Artemisia absinthium


Wormwood is a pretty perennial with silvery fronds and tiny yellow flowerheads. Artemisia absinthium is well known as the distinctive ingredient in absinthe, the controversial alcoholic beverage that was drunk so enthusiastically at the end of the 19th century by the French Impressionists, who prized it as a brain stimulant. Van Gogh, for example, is said to have painted a number of his masterpieces while under the influence of absinthe, as were Toulouse-Lautrec and Manet. However, wormwood is far more than a facilitator of artistic inspiration – it has been an important tool in the traditional healer’s pharmacopoeia since at least Roman times, when it was used to treat problems ranging from headache to dysentery. In the 20th century, wormwood fell out of favour due to fears of absinthism, a syndrome allegedly caused by thujone, a compound in wormwood’s essential oil and, therefore, absinthe. (Absinthe taken in excess is toxic, causing hallucinations, convulsions and other disorders.) Modern natural health practitioners are re-examining the remedy as a treatment for Crohn’s disease and even strokes, among other conditions.

Parts used

The entire plant, but mainly the parts that grow above the ground.


The principal ingredient in wormwood is thujone, which is related to menthol. Thujone also occurs in the common cooking herb, sage.

Vincent van Gogh Vincent van Gogh was just one of numerous French Impressionists who drank vast quantities of absinthe to produce hallucinogenic effects and feed their creative spirit. The culprit in the absinthe was thought to be thujone (found in wormwood), but new research suggests that other constituents were responsible. Wormwood is once more regarded as a useful natural remedy.

Medicinal uses

Wormwood is valued as a tonic for the liver, gallbladder and digestive system. It increases stomach acid and bile production, and eases wind and bloating. A compress of wormwood leaves applied externally can soothe bruises, sprains and strained muscles.

Wormwood is prescribed to:

  • Strengthen the liver, gallbladder and digestive system.
  • Get rid of worms.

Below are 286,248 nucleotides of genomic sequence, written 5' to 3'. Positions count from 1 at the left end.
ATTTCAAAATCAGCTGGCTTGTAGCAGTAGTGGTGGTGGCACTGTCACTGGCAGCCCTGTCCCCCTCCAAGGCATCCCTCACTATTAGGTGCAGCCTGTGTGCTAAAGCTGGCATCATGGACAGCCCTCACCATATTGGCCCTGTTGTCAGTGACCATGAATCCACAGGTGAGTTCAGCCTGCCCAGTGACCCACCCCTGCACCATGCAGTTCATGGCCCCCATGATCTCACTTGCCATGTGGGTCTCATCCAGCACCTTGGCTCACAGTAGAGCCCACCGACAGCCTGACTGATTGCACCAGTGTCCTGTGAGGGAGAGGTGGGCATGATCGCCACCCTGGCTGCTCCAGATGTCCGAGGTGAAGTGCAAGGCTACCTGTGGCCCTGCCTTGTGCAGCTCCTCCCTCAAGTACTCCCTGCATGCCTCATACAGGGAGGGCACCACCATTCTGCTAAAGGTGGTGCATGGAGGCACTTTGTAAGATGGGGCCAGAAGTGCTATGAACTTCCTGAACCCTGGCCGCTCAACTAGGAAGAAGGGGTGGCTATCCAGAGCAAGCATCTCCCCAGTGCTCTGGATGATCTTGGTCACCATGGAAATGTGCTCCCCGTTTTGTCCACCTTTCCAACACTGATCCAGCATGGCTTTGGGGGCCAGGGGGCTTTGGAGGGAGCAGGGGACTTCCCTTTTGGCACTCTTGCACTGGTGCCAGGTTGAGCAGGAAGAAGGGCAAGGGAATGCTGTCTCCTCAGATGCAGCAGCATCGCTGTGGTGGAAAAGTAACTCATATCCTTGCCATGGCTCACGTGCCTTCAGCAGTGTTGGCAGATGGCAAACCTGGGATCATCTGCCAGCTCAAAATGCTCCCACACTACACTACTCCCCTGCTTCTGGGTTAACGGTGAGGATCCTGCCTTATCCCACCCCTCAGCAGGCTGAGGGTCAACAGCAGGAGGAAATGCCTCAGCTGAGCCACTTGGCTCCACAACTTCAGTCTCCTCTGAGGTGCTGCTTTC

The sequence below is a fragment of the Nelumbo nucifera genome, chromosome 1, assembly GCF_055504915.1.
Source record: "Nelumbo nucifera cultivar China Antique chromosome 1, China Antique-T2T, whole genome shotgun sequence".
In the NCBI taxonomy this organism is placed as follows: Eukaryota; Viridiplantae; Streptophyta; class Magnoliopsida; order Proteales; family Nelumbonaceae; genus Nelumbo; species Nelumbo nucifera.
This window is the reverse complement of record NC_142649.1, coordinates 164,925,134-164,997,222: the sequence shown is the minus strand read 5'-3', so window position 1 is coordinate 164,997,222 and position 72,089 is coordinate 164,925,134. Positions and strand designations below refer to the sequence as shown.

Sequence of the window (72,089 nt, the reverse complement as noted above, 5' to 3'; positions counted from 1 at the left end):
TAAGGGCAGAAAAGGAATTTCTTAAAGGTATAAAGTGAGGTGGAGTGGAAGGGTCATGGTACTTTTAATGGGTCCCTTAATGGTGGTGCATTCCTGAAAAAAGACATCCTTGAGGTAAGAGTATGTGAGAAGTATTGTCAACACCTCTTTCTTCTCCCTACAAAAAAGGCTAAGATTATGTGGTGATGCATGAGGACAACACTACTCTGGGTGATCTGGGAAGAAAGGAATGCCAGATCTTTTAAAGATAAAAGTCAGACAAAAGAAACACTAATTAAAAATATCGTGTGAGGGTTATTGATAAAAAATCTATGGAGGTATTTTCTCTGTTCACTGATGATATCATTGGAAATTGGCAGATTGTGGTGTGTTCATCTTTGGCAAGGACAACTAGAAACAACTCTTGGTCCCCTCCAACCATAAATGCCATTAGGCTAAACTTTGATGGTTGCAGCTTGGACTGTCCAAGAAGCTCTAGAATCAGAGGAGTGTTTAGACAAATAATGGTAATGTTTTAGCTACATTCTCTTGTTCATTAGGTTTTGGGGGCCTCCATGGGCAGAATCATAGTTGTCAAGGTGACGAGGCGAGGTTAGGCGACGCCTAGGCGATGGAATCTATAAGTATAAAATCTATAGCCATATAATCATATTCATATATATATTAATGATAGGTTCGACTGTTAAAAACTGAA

• Ease bloating and wind in the gut.


Talk to your medical practitioner before taking any herbal supplements.
Caution is recommended when prescribing wormwood, which should be taken in small doses for short-term treatment only. It should not be prescribed for children or pregnant women. Side-effects can include headaches, nervous disorders, convulsions and insomnia. When a recent study by food chemist and toxicologist DW Lachenmeier (published in the US Journal of Ethnopharmacology) revealed that the amount of thujone present in absinthe is in fact insufficient to exceed toxicity thresholds, there was a resurgence of interest in the medical uses of wormwood. Several reports have since been published on, for example, the use of wormwood to treat Crohn’s disease and strokes. Further research is needed, however. Wormwood should not be taken unless prescribed and monitored closely by a qualified natural health practitioner.

Flora Force Products containing Wormwood

Domestic & culinary uses

Although an ingredient in absinthe, bitters and vermouth, wormwood is not used in cooking.


Wormwood grows naturally in the temperate regions of Europe, Asia, North Africa and North and South America. It is easy to grow in South Africa, but does require soils that contain some clay. The plants are both drought and frost resistant, but will not thrive where it’s humid. Press the seeds into the ground and shield from the rain when first sowing. Harvest when the plants are in full bloom. Wormwood repels pests and inhibits weed growth.

Photo credits

  1. Wormwood photo by AfroBrazilian (Own work) [CC-BY-SA-3.0 or GFDL], via Wikimedia Commons
  2. Vincent van Gogh by Vincent van Gogh [Public domain or Public domain], via Wikimedia Commons
Information in our herb library is intended only as a general reference for further exploration. It is not a replacement for professional health advice and does not provide complete dosage information, format recommendations, toxicity levels, or possible interactions with prescription medicines. Accordingly, this information should only be used under the direct supervision of a suitably qualified health practitioner such as a registered homeopath, naturopath or phytotherapist.